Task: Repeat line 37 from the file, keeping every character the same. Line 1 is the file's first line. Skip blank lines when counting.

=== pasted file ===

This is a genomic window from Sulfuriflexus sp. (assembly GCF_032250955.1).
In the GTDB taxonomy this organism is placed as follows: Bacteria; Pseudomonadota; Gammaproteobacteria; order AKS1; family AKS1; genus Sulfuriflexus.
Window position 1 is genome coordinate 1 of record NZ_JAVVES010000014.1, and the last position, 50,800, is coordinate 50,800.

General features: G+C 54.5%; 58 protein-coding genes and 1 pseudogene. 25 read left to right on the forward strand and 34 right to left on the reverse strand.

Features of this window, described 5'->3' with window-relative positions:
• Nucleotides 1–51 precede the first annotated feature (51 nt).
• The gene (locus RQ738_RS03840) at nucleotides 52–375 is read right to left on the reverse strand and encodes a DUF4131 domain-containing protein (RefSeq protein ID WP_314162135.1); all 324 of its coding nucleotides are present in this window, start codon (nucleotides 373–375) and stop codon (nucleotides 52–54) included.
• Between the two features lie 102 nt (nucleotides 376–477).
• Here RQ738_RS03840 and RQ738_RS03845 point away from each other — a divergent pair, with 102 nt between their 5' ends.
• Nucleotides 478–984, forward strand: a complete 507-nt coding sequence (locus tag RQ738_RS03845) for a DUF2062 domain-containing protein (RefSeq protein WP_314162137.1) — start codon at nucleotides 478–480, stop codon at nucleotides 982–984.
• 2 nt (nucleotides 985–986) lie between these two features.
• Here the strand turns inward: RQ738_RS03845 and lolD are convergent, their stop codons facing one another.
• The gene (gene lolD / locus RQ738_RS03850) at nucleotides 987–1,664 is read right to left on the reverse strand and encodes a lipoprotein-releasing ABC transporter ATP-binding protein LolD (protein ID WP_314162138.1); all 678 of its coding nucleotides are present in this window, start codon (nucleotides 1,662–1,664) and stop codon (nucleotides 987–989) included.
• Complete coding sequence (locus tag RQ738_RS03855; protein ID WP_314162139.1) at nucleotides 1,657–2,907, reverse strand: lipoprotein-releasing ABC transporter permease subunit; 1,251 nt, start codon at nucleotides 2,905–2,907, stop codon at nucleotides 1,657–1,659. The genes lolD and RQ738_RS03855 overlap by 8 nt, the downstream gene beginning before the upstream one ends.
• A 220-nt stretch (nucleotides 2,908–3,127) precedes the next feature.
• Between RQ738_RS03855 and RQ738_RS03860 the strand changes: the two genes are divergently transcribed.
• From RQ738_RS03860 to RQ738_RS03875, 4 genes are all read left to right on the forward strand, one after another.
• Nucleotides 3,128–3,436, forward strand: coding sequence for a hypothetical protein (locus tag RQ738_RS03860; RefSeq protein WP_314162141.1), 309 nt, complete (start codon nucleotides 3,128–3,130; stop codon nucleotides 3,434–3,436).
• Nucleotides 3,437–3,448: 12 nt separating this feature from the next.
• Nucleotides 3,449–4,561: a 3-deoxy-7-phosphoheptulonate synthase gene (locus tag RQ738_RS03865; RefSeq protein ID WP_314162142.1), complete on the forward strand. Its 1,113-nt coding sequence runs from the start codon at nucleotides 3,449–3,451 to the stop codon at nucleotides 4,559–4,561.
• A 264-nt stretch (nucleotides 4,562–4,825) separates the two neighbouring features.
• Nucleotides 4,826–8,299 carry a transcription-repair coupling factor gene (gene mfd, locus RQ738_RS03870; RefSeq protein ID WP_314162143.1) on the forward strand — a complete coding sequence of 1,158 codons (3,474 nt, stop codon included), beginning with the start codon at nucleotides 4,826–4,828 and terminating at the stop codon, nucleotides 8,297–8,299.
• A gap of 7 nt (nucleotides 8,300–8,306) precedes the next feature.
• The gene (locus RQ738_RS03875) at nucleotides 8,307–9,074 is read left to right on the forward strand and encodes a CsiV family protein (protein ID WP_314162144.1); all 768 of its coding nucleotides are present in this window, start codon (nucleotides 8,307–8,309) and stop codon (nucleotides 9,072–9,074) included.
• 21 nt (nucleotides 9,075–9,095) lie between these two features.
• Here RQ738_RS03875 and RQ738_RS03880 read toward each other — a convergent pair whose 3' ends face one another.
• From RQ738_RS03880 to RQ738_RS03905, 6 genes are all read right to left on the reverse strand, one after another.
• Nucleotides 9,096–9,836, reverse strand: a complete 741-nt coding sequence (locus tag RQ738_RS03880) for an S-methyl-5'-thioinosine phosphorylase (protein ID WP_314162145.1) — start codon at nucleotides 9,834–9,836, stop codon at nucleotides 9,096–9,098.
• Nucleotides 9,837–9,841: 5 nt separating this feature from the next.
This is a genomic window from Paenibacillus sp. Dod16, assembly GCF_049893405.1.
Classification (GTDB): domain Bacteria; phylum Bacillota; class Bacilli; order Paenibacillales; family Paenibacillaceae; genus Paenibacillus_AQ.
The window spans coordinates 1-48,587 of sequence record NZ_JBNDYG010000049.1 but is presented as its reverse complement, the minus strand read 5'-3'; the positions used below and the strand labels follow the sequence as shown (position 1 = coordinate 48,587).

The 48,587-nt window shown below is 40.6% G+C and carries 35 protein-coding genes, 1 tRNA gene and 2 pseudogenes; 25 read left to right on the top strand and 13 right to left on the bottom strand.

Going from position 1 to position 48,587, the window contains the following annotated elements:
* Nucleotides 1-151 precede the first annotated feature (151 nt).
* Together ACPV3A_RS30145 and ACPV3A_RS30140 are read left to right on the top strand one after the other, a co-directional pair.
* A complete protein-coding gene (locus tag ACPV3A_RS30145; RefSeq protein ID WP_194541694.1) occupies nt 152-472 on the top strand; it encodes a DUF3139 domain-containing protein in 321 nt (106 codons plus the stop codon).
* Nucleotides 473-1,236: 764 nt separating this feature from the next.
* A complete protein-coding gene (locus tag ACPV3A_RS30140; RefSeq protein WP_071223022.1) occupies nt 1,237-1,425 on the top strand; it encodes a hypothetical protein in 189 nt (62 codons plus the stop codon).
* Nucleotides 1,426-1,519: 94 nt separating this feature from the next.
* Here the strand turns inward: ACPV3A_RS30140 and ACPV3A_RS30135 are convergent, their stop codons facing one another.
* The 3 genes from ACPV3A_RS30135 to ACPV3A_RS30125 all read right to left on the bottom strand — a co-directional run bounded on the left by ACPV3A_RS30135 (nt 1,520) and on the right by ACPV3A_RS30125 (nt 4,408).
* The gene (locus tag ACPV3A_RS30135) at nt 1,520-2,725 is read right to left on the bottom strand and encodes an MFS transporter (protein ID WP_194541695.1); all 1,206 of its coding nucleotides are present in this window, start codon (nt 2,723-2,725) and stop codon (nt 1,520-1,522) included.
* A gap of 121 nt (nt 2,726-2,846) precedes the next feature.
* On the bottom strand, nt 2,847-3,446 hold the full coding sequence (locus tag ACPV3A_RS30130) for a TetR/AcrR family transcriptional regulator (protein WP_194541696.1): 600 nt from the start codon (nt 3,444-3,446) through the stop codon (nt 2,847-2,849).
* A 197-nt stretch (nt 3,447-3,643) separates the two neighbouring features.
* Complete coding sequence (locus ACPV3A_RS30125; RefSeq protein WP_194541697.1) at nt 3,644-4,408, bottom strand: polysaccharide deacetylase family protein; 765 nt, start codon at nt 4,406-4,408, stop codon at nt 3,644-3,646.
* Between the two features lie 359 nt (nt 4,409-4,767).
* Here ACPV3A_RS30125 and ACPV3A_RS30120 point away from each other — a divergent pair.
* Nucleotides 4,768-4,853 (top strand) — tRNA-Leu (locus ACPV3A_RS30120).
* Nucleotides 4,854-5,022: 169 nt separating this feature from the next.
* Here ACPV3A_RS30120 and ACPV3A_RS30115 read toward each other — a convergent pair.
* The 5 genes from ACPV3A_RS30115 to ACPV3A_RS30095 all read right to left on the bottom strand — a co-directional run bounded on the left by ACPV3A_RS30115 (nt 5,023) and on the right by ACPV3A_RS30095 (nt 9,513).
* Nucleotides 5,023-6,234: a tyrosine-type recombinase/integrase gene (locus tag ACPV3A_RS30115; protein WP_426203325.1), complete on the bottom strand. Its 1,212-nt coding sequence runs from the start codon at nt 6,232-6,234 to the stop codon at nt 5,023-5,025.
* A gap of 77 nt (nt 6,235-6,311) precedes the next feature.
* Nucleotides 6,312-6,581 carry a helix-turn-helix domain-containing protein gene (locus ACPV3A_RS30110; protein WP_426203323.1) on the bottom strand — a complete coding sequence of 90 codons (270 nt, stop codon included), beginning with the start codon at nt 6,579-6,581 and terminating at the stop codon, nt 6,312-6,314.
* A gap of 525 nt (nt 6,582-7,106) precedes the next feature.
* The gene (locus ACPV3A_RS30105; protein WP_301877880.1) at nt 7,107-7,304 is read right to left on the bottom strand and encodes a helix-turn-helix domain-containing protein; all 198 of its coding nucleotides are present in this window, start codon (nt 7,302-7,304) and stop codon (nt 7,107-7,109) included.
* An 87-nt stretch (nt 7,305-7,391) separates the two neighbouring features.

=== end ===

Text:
* A complete protein-coding gene (locus tag ACPV3A_RS30145; RefSeq protein ID WP_194541694.1) occupies nt 152-472 on the top strand; it encodes a DUF3139 domain-containing protein in 321 nt (106 codons plus the stop codon).